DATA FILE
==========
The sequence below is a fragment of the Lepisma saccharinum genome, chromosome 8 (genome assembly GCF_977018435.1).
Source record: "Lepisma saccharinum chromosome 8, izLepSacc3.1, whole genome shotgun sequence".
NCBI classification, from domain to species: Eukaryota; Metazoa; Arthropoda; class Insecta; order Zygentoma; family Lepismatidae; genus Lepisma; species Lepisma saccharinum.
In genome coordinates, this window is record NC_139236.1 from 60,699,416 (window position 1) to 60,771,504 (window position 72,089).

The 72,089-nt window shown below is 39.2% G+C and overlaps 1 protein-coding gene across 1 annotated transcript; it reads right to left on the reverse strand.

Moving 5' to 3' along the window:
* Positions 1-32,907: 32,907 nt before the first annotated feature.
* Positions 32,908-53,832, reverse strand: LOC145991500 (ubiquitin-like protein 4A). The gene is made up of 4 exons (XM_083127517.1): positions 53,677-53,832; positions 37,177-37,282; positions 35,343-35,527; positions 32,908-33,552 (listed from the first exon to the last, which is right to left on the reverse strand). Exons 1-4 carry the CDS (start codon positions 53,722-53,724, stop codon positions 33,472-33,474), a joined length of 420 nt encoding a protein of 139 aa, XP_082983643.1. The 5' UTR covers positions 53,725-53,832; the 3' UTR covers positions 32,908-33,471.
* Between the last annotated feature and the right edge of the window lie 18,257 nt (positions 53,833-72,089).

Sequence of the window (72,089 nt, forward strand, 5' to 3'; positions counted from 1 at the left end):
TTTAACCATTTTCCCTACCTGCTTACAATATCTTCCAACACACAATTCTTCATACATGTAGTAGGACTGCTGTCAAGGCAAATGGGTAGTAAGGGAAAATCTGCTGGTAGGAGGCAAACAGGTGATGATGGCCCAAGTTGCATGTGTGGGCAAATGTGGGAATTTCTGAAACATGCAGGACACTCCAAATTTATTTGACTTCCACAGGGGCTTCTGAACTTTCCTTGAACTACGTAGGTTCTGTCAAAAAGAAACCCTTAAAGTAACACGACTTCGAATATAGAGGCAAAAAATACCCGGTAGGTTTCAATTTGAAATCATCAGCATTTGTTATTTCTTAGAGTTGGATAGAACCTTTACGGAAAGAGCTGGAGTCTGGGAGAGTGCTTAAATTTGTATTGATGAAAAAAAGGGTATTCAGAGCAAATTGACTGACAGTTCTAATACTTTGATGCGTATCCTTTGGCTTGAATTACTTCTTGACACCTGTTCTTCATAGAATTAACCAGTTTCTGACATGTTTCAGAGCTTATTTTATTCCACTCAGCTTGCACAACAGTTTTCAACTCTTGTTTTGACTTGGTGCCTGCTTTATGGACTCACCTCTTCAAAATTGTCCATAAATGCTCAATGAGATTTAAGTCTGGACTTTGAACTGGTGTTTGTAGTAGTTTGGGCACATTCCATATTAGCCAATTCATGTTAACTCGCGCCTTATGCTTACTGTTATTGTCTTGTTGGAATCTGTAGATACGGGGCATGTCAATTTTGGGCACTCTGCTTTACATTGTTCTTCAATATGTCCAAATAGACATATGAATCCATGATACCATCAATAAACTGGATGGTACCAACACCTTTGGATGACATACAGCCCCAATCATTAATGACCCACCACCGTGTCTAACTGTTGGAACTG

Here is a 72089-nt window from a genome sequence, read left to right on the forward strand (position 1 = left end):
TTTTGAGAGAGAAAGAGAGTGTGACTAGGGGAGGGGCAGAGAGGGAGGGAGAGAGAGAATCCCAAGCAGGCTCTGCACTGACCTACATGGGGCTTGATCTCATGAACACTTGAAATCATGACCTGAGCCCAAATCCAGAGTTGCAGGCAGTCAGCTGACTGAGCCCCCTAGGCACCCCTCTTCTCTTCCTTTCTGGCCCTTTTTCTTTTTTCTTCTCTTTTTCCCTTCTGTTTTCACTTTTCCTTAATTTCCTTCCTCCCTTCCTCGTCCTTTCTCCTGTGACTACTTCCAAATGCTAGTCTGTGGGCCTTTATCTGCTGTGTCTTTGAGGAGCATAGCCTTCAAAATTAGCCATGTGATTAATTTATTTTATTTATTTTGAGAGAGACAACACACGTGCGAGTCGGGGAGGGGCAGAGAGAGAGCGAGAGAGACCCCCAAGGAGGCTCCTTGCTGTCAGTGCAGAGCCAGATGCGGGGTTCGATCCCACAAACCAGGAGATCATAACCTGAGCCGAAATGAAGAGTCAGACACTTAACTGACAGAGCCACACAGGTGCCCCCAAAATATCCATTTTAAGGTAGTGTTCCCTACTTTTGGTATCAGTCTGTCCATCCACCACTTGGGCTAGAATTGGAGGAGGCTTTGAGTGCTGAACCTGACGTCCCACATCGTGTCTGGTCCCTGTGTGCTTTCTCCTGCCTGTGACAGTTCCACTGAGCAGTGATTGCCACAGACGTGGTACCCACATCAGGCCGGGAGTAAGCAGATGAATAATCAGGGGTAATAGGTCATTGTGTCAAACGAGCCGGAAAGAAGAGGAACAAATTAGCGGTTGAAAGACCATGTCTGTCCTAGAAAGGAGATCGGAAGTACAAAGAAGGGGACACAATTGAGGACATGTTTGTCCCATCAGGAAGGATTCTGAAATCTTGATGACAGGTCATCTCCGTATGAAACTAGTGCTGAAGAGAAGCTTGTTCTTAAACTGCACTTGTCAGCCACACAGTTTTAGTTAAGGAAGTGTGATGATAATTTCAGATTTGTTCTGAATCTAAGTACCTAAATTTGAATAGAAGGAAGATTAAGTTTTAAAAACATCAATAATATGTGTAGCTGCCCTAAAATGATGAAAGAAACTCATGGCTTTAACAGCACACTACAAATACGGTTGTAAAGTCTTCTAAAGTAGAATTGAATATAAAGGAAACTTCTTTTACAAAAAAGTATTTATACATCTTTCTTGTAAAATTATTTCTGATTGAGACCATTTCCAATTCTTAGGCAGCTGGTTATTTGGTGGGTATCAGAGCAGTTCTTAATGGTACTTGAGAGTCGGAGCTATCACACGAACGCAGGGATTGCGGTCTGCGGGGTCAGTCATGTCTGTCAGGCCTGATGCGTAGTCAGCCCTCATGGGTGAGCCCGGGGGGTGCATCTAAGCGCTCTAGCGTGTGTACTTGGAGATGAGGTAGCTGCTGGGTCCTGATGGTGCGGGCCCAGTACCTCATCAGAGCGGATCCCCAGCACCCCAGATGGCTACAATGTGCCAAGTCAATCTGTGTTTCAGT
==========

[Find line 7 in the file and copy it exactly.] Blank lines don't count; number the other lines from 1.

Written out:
* Positions 1-32,907: 32,907 nt before the first annotated feature.